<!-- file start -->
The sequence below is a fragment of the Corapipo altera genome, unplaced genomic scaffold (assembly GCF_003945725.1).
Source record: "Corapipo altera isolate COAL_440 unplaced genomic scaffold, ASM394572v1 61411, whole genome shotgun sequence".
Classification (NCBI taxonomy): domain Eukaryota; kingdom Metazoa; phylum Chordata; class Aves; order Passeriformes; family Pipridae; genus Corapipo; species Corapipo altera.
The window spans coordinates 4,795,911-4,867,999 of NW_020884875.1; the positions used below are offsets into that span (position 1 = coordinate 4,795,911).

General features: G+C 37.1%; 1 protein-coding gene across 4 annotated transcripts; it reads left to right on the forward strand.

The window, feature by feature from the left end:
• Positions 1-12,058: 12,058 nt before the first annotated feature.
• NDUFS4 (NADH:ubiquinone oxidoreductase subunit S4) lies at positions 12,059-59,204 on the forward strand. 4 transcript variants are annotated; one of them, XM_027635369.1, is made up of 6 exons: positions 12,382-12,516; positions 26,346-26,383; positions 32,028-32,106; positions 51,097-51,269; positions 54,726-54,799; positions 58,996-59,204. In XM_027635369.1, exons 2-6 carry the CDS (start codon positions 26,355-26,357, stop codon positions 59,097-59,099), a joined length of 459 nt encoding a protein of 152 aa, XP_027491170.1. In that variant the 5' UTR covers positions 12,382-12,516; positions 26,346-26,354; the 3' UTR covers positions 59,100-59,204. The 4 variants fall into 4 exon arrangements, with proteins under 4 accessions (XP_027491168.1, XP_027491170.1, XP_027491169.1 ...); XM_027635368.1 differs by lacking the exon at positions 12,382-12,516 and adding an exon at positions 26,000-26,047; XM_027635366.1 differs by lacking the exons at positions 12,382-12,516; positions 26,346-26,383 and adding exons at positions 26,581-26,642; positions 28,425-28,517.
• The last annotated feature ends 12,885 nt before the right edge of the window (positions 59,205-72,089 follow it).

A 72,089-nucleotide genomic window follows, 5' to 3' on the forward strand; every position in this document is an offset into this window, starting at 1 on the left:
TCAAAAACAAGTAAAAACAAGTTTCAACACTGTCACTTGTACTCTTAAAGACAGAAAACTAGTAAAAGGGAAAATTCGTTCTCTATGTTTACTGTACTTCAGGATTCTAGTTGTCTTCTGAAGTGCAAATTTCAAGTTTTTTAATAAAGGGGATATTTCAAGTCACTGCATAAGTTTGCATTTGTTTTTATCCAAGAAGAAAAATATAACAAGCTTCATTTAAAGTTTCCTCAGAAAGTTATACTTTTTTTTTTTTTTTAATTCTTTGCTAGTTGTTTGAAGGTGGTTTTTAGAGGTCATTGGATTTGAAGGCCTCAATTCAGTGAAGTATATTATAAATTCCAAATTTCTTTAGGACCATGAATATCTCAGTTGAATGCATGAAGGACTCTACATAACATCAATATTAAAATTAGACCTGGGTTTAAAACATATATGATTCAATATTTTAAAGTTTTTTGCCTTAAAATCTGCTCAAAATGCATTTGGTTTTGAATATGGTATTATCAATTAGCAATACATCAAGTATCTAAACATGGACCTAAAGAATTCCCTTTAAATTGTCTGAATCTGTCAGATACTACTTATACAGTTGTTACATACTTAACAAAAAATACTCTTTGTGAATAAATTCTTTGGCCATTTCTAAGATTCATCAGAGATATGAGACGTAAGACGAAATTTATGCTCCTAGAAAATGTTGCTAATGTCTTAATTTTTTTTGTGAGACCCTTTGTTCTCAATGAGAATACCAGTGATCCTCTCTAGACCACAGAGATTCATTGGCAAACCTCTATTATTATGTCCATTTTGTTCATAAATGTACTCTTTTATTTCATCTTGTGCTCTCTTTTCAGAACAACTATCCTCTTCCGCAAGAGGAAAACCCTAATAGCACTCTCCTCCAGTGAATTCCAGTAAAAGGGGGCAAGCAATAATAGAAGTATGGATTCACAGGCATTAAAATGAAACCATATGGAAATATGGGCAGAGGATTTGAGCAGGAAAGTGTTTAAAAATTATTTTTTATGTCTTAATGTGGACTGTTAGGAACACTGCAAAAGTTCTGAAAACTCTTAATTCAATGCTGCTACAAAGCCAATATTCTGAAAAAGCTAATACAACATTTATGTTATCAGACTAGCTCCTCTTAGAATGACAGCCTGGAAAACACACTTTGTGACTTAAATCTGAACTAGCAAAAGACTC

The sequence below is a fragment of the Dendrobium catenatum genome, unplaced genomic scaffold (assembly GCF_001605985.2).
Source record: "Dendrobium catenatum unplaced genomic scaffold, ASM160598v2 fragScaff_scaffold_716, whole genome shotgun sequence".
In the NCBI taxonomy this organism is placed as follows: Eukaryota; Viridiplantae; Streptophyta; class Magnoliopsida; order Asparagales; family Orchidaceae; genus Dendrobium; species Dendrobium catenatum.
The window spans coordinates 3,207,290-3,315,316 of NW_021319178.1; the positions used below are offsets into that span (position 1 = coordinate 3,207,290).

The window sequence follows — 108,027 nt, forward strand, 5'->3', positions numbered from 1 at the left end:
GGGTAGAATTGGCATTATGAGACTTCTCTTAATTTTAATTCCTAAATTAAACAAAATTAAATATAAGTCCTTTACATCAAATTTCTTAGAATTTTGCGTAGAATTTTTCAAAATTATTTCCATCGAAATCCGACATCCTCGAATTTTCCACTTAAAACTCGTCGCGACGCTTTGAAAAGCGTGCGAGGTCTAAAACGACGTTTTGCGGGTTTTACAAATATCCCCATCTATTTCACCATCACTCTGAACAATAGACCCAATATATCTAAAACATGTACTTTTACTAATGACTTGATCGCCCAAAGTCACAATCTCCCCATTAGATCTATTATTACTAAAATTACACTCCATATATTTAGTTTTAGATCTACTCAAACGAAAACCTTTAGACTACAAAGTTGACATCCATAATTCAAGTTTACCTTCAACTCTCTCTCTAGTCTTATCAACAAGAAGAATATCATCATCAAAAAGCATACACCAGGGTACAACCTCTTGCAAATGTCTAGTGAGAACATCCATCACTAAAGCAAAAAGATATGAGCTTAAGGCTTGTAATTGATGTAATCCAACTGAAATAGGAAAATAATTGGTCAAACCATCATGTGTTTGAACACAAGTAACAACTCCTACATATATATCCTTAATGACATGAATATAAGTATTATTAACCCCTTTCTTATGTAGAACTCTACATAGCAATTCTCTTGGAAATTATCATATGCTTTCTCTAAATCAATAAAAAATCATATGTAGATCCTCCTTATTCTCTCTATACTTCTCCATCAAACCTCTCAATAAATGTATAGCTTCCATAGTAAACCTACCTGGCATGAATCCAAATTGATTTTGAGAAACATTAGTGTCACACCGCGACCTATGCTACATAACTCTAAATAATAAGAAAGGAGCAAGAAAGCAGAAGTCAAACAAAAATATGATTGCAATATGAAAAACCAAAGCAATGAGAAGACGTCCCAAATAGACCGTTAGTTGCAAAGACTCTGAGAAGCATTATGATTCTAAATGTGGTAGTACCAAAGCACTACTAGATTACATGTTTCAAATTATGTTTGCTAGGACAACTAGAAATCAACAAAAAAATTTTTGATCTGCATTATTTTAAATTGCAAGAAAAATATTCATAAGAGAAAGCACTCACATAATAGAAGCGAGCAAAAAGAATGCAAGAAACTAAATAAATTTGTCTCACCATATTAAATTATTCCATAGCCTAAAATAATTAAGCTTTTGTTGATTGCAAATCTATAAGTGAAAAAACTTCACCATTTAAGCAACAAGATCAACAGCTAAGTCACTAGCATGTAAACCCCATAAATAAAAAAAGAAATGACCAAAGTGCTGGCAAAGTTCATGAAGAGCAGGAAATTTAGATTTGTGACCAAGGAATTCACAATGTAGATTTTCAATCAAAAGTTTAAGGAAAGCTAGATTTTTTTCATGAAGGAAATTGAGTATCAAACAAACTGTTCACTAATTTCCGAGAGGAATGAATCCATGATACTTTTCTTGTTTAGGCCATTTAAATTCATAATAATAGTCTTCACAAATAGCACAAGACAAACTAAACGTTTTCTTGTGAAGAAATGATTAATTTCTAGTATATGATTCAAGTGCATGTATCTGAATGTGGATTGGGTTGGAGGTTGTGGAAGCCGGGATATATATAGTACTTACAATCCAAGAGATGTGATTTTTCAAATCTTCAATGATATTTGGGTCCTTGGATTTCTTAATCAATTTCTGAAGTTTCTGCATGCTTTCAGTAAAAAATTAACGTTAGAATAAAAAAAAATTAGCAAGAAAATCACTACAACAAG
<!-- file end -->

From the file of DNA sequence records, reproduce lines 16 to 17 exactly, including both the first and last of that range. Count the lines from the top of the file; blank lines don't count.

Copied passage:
The window sequence follows — 108,027 nt, forward strand, 5'->3', positions numbered from 1 at the left end:
GGGTAGAATTGGCATTATGAGACTTCTCTTAATTTTAATTCCTAAATTAAACAAAATTAAATATAAGTCCTTTACATCAAATTTCTTAGAATTTTGCGTAGAATTTTTCAAAATTATTTCCATCGAAATCCGACATCCTCGAATTTTCCACTTAAAACTCGTCGCGACGCTTTGAAAAGCGTGCGAGGTCTAAAACGACGTTTTGCGGGTTTTACAAATATCCCCATCTATTTCACCATCACTCTGAACAATAGACCCAATATATCTAAAACATGTACTTTTACTAATGACTTGATCGCCCAAAGTCACAATCTCCCCATTAGATCTATTATTACTAAAATTACACTCCATATATTTAGTTTTAGATCTACTCAAACGAAAACCTTTAGACTACAAAGTTGACATCCATAATTCAAGTTTACCTTCAACTCTCTCTCTAGTCTTATCAACAAGAAGAATATCATCATCAAAAAGCATACACCAGGGTACAACCTCTTGCAAATGTCTAGTGAGAACATCCATCACTAAAGCAAAAAGATATGAGCTTAAGGCTTGTAATTGATGTAATCCAACTGAAATAGGAAAATAATTGGTCAAACCATCATGTGTTTGAACACAAGTAACAACTCCTACATATATATCCTTAATGACATGAATATAAGTATTATTAACCCCTTTCTTATGTAGAACTCTACATAGCAATTCTCTTGGAAATTATCATATGCTTTCTCTAAATCAATAAAAAATCATATGTAGATCCTCCTTATTCTCTCTATACTTCTCCATCAAACCTCTCAATAAATGTATAGCTTCCATAGTAAACCTACCTGGCATGAATCCAAATTGATTTTGAGAAACATTAGTGTCACACCGCGACCTATGCTACATAACTCTAAATAATAAGAAAGGAGCAAGAAAGCAGAAGTCAAACAAAAATATGATTGCAATATGAAAAACCAAAGCAATGAGAAGACGTCCCAAATAGACCGTTAGTTGCAAAGACTCTGAGAAGCATTATGATTCTAAATGTGGTAGTACCAAAGCACTACTAGATTACATGTTTCAAATTATGTTTGCTAGGACAACTAGAAATCAACAAAAAAATTTTTGATCTGCATTATTTTAAATTGCAAGAAAAATATTCATAAGAGAAAGCACTCACATAATAGAAGCGAGCAAAAAGAATGCAAGAAACTAAATAAATTTGTCTCACCATATTAAATTATTCCATAGCCTAAAATAATTAAGCTTTTGTTGATTGCAAATCTATAAGTGAAAAAACTTCACCATTTAAGCAACAAGATCAACAGCTAAGTCACTAGCATGTAAACCCCATAAATAAAAAAAGAAATGACCAAAGTGCTGGCAAAGTTCATGAAGAGCAGGAAATTTAGATTTGTGACCAAGGAATTCACAATGTAGATTTTCAATCAAAAGTTTAAGGAAAGCTAGATTTTTTTCATGAAGGAAATTGAGTATCAAACAAACTGTTCACTAATTTCCGAGAGGAATGAATCCATGATACTTTTCTTGTTTAGGCCATTTAAATTCATAATAATAGTCTTCACAAATAGCACAAGACAAACTAAACGTTTTCTTGTGAAGAAATGATTAATTTCTAGTATATGATTCAAGTGCATGTATCTGAATGTGGATTGGGTTGGAGGTTGTGGAAGCCGGGATATATATAGTACTTACAATCCAAGAGATGTGATTTTTCAAATCTTCAATGATATTTGGGTCCTTGGATTTCTTAATCAATTTCTGAAGTTTCTGCATGCTTTCAGTAAAAAATTAACGTTAGAATAAAAAAAAATTAGCAAGAAAATCACTACAACAAG